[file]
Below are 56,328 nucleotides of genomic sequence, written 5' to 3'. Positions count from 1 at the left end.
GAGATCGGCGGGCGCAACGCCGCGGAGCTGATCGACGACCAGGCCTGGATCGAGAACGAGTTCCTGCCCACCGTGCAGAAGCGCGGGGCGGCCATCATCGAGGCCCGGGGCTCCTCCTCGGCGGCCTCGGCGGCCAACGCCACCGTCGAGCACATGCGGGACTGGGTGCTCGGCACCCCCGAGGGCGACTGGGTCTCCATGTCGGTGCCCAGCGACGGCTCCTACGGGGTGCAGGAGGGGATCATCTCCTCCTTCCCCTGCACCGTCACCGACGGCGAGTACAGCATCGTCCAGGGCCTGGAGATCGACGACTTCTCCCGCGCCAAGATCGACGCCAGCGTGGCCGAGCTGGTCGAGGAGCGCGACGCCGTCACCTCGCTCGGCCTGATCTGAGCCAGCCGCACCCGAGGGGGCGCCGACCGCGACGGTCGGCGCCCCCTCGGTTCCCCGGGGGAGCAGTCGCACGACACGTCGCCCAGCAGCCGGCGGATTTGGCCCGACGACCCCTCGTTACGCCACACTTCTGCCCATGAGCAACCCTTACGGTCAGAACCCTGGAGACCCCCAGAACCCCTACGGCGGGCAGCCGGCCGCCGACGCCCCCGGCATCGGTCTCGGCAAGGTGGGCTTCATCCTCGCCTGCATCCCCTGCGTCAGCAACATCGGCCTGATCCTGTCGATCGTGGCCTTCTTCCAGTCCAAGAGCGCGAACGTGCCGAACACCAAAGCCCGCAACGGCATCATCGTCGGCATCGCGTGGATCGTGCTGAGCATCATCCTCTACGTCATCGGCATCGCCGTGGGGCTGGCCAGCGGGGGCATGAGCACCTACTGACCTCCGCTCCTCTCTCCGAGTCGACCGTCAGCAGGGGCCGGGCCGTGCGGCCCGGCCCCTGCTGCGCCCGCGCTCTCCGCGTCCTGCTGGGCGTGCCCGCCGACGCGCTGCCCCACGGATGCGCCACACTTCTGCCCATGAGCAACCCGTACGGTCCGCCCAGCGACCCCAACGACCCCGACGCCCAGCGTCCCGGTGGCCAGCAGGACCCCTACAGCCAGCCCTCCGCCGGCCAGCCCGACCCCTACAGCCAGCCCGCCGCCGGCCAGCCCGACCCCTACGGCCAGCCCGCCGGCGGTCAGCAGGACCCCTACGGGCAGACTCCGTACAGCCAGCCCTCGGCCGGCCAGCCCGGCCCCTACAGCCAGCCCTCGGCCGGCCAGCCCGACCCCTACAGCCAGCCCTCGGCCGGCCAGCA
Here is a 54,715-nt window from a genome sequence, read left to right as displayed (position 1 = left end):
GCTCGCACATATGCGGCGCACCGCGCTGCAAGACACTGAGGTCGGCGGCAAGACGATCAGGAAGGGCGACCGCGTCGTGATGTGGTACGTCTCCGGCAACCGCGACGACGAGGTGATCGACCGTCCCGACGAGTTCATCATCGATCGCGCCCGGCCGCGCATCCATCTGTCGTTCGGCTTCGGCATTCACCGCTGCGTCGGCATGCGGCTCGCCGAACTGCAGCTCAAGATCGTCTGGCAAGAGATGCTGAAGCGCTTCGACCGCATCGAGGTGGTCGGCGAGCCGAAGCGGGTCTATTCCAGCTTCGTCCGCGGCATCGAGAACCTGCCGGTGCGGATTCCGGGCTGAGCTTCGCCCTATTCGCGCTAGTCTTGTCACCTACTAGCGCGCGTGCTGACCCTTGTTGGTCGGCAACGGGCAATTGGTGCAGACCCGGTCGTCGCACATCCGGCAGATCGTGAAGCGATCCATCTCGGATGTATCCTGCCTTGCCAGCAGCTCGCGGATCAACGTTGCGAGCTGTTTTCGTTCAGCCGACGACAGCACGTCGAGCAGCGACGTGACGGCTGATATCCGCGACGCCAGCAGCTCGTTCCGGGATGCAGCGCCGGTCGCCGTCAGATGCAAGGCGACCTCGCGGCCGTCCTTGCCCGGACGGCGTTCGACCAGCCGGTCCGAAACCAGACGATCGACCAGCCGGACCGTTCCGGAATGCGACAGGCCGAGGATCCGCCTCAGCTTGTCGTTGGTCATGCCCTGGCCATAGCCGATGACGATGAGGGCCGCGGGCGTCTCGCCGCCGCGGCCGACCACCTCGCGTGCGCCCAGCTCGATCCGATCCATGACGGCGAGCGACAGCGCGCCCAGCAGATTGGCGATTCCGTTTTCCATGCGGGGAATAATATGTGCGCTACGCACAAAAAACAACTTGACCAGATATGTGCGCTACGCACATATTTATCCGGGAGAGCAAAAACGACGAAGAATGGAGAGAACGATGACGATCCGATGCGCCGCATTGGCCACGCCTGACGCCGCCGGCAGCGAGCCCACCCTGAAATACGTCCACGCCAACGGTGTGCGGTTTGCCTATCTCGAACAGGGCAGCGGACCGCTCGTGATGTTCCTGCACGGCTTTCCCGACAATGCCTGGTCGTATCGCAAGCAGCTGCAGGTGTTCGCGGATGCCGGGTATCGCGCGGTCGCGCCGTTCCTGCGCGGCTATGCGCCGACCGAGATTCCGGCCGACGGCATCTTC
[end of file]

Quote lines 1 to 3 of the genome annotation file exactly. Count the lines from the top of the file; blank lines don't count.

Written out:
Below are 56,328 nucleotides of genomic sequence, written 5' to 3'. Positions count from 1 at the left end.
GAGATCGGCGGGCGCAACGCCGCGGAGCTGATCGACGACCAGGCCTGGATCGAGAACGAGTTCCTGCCCACCGTGCAGAAGCGCGGGGCGGCCATCATCGAGGCCCGGGGCTCCTCCTCGGCGGCCTCGGCGGCCAACGCCACCGTCGAGCACATGCGGGACTGGGTGCTCGGCACCCCCGAGGGCGACTGGGTCTCCATGTCGGTGCCCAGCGACGGCTCCTACGGGGTGCAGGAGGGGATCATCTCCTCCTTCCCCTGCACCGTCACCGACGGCGAGTACAGCATCGTCCAGGGCCTGGAGATCGACGACTTCTCCCGCGCCAAGATCGACGCCAGCGTGGCCGAGCTGGTCGAGGAGCGCGACGCCGTCACCTCGCTCGGCCTGATCTGAGCCAGCCGCACCCGAGGGGGCGCCGACCGCGACGGTCGGCGCCCCCTCGGTTCCCCGGGGGAGCAGTCGCACGACACGTCGCCCAGCAGCCGGCGGATTTGGCCCGACGACCCCTCGTTACGCCACACTTCTGCCCATGAGCAACCCTTACGGTCAGAACCCTGGAGACCCCCAGAACCCCTACGGCGGGCAGCCGGCCGCCGACGCCCCCGGCATCGGTCTCGGCAAGGTGGGCTTCATCCTCGCCTGCATCCCCTGCGTCAGCAACATCGGCCTGATCCTGTCGATCGTGGCCTTCTTCCAGTCCAAGAGCGCGAACGTGCCGAACACCAAAGCCCGCAACGGCATCATCGTCGGCATCGCGTGGATCGTGCTGAGCATCATCCTCTACGTCATCGGCATCGCCGTGGGGCTGGCCAGCGGGGGCATGAGCACCTACTGACCTCCGCTCCTCTCTCCGAGTCGACCGTCAGCAGGGGCCGGGCCGTGCGGCCCGGCCCCTGCTGCGCCCGCGCTCTCCGCGTCCTGCTGGGCGTGCCCGCCGACGCGCTGCCCCACGGATGCGCCACACTTCTGCCCATGAGCAACCCGTACGGTCCGCCCAGCGACCCCAACGACCCCGACGCCCAGCGTCCCGGTGGCCAGCAGGACCCCTACAGCCAGCCCTCCGCCGGCCAGCCCGACCCCTACAGCCAGCCCGCCGCCGGCCAGCCCGACCCCTACGGCCAGCCCGCCGGCGGTCAGCAGGACCCCTACGGGCAGACTCCGTACAGCCAGCCCTCGGCCGGCCAGCCCGGCCCCTACAGCCAGCCCTCGGCCGGCCAGCCCGACCCCTACAGCCAGCCCTCGGCCGGCCAGCA
Here is a 54,715-nt window from a genome sequence, read left to right as displayed (position 1 = left end):